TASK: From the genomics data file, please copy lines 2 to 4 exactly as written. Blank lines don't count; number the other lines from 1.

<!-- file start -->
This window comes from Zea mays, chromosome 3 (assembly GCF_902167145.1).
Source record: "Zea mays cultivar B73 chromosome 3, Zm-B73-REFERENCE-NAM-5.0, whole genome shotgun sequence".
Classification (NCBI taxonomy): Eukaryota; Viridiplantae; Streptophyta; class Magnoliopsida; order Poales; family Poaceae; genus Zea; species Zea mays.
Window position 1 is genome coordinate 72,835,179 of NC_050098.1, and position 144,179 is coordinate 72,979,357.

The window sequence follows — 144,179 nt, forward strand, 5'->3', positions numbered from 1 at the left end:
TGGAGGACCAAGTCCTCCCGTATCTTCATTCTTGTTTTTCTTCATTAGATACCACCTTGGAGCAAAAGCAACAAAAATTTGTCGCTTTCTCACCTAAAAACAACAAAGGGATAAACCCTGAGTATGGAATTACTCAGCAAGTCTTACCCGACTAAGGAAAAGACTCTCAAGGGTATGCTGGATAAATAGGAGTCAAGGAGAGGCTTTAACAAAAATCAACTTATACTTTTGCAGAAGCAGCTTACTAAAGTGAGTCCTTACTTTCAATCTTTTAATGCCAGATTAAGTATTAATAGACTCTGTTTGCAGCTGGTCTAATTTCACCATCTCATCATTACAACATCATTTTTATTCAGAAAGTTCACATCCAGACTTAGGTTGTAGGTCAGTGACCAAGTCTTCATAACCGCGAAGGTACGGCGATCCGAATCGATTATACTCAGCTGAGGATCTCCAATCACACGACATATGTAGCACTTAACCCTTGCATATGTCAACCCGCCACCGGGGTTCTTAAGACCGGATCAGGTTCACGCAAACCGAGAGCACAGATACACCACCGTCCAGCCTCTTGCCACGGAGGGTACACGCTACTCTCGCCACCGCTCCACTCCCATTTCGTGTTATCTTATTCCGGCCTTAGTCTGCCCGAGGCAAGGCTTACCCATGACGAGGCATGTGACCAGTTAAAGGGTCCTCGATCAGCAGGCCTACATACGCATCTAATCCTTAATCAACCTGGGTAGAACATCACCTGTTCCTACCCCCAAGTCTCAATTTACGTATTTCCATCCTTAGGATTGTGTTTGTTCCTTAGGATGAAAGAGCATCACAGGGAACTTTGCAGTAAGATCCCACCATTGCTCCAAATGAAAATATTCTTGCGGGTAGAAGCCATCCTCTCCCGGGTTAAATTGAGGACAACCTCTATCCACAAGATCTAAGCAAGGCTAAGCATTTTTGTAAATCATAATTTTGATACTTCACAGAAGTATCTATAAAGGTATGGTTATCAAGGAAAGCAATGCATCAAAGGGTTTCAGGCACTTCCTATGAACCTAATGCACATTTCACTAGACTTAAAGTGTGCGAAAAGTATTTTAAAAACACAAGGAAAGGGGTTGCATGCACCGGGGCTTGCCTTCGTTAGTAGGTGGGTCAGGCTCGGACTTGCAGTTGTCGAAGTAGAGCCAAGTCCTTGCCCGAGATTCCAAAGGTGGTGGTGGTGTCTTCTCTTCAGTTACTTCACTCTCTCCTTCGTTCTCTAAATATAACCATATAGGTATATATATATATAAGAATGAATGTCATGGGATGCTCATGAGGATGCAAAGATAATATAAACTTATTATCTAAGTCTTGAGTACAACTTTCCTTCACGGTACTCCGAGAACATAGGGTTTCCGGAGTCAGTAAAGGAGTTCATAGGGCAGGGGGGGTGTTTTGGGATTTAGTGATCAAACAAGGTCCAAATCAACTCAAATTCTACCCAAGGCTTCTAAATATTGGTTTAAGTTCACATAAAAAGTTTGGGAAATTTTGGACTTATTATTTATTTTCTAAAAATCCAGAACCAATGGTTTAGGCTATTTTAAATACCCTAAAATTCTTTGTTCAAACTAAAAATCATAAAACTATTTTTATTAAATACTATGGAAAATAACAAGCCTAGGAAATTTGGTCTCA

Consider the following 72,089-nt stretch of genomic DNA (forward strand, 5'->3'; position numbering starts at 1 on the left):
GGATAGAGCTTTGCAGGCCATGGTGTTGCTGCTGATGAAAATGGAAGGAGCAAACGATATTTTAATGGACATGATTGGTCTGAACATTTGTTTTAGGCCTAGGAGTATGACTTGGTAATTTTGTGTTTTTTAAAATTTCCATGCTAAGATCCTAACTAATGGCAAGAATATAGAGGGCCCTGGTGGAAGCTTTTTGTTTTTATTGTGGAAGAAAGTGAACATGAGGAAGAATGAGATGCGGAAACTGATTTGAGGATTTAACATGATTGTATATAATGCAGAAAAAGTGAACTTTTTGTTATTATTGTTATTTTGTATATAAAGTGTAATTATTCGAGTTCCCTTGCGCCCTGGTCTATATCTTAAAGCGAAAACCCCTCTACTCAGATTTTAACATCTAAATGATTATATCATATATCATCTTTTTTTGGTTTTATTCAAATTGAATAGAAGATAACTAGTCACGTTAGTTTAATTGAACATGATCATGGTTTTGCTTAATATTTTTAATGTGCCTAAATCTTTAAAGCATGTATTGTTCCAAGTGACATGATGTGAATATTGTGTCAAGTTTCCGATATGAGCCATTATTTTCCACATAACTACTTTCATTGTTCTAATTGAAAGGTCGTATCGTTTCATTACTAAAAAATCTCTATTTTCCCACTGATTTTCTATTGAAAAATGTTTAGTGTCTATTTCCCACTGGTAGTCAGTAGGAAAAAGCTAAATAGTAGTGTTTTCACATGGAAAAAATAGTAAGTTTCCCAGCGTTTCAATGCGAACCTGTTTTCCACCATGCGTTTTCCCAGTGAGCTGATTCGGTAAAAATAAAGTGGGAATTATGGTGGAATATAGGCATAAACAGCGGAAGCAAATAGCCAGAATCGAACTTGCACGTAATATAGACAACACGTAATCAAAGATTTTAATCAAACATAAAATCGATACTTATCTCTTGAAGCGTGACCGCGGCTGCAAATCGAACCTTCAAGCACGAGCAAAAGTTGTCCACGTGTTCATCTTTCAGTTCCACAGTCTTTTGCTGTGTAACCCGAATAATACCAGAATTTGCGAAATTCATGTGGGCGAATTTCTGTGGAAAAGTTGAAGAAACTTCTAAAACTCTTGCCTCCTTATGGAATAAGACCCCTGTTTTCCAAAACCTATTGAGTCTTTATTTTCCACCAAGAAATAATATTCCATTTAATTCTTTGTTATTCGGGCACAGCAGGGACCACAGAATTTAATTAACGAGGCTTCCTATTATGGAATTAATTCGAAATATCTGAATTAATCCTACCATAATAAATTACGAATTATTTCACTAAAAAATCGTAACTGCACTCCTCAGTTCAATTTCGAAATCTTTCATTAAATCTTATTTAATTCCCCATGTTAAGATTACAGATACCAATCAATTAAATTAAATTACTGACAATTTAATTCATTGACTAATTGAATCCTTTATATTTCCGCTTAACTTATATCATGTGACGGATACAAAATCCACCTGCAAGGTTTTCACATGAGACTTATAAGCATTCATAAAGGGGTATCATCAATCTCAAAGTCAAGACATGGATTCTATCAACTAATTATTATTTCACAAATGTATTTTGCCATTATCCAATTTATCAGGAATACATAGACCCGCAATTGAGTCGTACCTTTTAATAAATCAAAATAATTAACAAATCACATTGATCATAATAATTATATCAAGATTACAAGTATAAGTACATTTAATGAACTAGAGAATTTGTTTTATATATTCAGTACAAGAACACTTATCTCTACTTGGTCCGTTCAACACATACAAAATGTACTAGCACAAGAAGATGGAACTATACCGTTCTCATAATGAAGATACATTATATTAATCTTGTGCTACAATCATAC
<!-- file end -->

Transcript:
Source record: "Zea mays cultivar B73 chromosome 3, Zm-B73-REFERENCE-NAM-5.0, whole genome shotgun sequence".
Classification (NCBI taxonomy): Eukaryota; Viridiplantae; Streptophyta; class Magnoliopsida; order Poales; family Poaceae; genus Zea; species Zea mays.
Window position 1 is genome coordinate 72,835,179 of NC_050098.1, and position 144,179 is coordinate 72,979,357.